Frequently Asked Questions about Blood Donation

We have included answers to the questions we hear most often. You can learn more about blood donation from the American Red Cross, or contacting Huntington Hospital Blood Donation staff at (626) 397-5422.

Blood Donation FAQs

How do I prepare to give blood?

Prepare to donate blood by following these steps:

  • Eat a nutritious meal - don’t skip meals.
  • Drink water - start drinking water the day before and continue after your donation.
  • Bring a photo ID which includes your date of birth - We need to establish a permanent identification number for you, such as your drivers license number or passport.
  • Wear clothing with sleeves that can easily be rolled up above the elbow.
  • Maintain a healthy level of iron in your diet before donating - If possible include iron enriched foods in your diet, especially in the weeks before your donation.

Will it hurt when you insert the needle?

Only for a moment. If you pinch the fleshy, soft underside of your arm, that sensation is similar to the feeling of an inserted needle.

How much blood do you take out?

When you donate blood at Huntington Hospital we will collect 450mls to 475mls of blood - that’s about 2 cups or 1 pint.

How much blood is in my body?

Your body contains eight to 10 pints of blood and in a day your heart pumps these eight to 10 pints around your body no less than 2000 times.

Will I be weak after I donate blood?

Most donors tolerate the blood donation process very well with no side effects. A small number of donors may feel tired or sluggish following their donation.

When will my blood be available for use by a patient?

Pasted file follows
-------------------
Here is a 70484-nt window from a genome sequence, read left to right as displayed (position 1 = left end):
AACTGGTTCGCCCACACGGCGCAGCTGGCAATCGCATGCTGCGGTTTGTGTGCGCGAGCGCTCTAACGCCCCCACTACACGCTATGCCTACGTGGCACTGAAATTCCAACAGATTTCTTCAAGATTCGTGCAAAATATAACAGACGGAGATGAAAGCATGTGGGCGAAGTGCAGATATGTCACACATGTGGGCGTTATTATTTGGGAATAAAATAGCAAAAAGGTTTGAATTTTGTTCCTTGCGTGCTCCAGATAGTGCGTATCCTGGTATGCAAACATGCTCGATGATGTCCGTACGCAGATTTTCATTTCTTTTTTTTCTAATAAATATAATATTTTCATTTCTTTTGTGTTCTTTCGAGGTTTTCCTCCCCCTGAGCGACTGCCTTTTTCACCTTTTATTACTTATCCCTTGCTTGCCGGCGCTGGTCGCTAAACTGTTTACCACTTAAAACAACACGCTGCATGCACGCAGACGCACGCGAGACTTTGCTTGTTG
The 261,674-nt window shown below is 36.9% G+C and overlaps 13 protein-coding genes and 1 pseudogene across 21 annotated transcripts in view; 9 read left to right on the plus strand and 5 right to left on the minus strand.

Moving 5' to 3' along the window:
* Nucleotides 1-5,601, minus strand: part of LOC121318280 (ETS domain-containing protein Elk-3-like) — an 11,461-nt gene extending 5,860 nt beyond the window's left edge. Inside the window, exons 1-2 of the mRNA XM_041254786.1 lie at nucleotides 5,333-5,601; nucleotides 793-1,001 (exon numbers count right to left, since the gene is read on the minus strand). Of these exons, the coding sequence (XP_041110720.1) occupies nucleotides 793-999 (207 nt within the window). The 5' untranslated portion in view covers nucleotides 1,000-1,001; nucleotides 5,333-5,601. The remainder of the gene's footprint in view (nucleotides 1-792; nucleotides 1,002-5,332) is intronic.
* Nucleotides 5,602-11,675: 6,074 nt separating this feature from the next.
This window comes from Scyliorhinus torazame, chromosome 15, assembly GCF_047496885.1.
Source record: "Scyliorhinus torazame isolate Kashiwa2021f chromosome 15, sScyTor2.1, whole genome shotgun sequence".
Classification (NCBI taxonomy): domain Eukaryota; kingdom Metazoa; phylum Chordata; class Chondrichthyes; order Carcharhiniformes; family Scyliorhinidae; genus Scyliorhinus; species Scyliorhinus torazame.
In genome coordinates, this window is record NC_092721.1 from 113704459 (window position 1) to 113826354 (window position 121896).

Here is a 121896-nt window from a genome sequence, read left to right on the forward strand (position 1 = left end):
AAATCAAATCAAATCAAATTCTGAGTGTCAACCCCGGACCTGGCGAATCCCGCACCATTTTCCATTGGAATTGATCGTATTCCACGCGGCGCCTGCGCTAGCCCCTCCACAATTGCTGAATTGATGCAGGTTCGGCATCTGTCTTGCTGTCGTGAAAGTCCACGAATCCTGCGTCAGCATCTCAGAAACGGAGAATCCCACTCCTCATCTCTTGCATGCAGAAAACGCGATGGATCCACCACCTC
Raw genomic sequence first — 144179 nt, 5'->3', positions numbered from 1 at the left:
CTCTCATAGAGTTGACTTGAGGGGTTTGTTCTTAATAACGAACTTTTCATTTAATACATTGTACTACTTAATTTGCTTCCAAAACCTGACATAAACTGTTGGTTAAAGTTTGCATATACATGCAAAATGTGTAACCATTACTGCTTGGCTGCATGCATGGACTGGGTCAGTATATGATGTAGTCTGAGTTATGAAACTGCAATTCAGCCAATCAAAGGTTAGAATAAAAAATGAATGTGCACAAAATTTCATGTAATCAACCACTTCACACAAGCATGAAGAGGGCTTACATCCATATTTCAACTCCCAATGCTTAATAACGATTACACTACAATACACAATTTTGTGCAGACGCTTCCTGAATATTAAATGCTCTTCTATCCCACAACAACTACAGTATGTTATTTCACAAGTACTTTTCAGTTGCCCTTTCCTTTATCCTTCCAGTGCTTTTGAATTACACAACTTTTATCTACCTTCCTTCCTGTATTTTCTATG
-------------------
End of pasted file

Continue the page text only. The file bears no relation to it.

Under normal circumstances your blood will be available for use by a patient two to three working days after your donations.

Can I work out after I donate?

It is recommended that you wait 24 hours before you do any heavy lifting or exercise.

How long will it take to replenish the pint of blood I donate?

The plasma from your donation is replaced within about 24 hours. Red cells need about four to six weeks for complete replacement. That’s why at least eight weeks are required between whole blood donations.

How long must I wait between blood donations?

You must wait at least eight weeks (56 days) between donations of whole blood. Platelet apheresis donors may give every seven days up to 24 times per year. Regulations are different for those giving blood for themselves (autologous donors).

Can I donate if I have been treated for cancer?

Cancer: May donate after treatment of basal cell skin cancer, squamous cell skin cancer, and cervical dysplasia or carcinoma in situ of the cervix. Donors with a history of a solid organ or nonhematologic malignancy may donate one year after completion of treatment provided they have remained symptom free without relapse.

Can I donate if I have a tattoo?

Tattoo - 2 week waiting period if tattoo was applied by a state-regulated entity, using sterile needles and ink that is not reused.

How can I increase my iron level?

Low iron levels can cause a variety of health problems, including anemia. If you've been diagnosed with low iron, but would prefer to try and boost your iron levels through diet before adding iron supplements, eating the correct foods can help.

  • Animal Proteins
    Most animal proteins have high levels of iron. Boost your iron levels by consuming red meat, poultry, fish and eggs. Consuming small amounts of red meat several times a week is an excellent way to increase your iron level.
  • Fortified Breads and Cereals
    Breads and cereals with added iron can help increase your iron level, as well. For best results, combine these sources of additive iron with a citrus juice that's high in vitamin C, such as orange or grapefruit.
  • Vegetable Iron Sources
    Iron can also be found in dried fruits, beans, legumes, nuts and leafy green vegetables. These nonheme iron sources are best put to use by the body when they are combined with a heme iron source such as red meat.

Can I donate when I am breastfeeding?

Yes, you may donate when you are breast feeding.

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